Just how far can Chris Paul, Clippers go in these playoffs?

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I see the Clippers a lot like I saw the Oklahoma City Thunder a couple years ago — very talented, a world of potential, dangerous, but still learning how to win the way they need to win to start talking titles.

Those Thunder lost in the first round to the Lakers (the next year they were in the conference finals). These Clippers maybe can get past the Grizzlies and out of the first round — although that will be far from easy — but beyond that it may be too much. Right now.

For the Clippers, these playoffs will be a learning experience. Learning how to defend at this level — as they have done the last month of the season. Learning how to trust their counters in the offense. Learning how to adjust. It’s about gaining experience because while Chris Paul has made it to the second round of the playoffs before, nobody else on this team — including coach Vinny Del Negro — has.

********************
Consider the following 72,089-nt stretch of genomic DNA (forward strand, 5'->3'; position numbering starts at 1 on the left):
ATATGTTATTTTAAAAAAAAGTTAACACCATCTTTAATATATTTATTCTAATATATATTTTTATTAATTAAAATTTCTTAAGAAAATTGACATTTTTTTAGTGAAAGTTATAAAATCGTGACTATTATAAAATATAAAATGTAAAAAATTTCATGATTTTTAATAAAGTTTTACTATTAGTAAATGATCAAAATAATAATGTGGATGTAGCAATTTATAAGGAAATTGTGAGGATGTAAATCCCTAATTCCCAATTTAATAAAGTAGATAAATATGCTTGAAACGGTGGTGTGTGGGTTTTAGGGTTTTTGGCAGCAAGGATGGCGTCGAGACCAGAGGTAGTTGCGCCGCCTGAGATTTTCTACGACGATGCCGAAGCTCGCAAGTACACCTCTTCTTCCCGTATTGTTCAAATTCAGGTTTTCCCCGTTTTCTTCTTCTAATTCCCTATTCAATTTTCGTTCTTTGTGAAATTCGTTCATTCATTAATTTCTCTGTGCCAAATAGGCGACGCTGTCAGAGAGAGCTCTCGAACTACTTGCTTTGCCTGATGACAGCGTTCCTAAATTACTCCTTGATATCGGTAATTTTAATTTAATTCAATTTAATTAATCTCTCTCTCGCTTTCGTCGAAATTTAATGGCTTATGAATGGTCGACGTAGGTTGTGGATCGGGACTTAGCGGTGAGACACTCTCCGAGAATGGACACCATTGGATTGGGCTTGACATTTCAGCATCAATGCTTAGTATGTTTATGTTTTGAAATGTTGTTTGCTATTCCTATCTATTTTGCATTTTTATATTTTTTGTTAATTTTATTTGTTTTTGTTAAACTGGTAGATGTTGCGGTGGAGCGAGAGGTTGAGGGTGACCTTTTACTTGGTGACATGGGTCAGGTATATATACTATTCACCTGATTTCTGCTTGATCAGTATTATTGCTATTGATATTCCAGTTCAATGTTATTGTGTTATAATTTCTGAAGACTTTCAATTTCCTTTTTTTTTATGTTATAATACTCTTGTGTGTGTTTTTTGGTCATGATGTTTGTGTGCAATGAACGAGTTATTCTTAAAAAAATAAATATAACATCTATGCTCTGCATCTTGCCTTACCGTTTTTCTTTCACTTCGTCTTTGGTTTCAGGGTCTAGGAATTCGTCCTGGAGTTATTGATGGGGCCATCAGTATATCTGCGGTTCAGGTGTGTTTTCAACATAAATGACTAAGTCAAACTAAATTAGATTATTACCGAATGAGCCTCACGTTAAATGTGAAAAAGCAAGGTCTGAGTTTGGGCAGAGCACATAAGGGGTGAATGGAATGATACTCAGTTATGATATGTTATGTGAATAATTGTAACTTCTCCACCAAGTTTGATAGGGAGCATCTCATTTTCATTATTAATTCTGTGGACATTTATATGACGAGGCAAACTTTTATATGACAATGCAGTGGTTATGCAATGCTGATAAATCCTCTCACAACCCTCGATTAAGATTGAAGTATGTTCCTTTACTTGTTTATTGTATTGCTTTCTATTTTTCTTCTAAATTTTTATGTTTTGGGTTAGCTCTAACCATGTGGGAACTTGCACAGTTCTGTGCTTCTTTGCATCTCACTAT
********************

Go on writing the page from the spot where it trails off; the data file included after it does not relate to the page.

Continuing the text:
Yet.

Now it will be a different game for the Clippers. During the regular season, the Clippers raw physical gifts could overwhelm teams — Blake Griffin can overpower defenders in the post, the raw athleticism of DeAndre Jordan leads to highlight packages. The Clippers got out and ran and put on a show.

But that’s not how games are won in the playoffs. These are good teams who have the ability to take away the easy buckets, they do not get overwhelmed with your big dunks.

Playoff wins come with controlled execution on both ends. They come with smart adjustments and execution. Can Vinny Del Negro make those adjustments? Can the Clippers consistently execute them?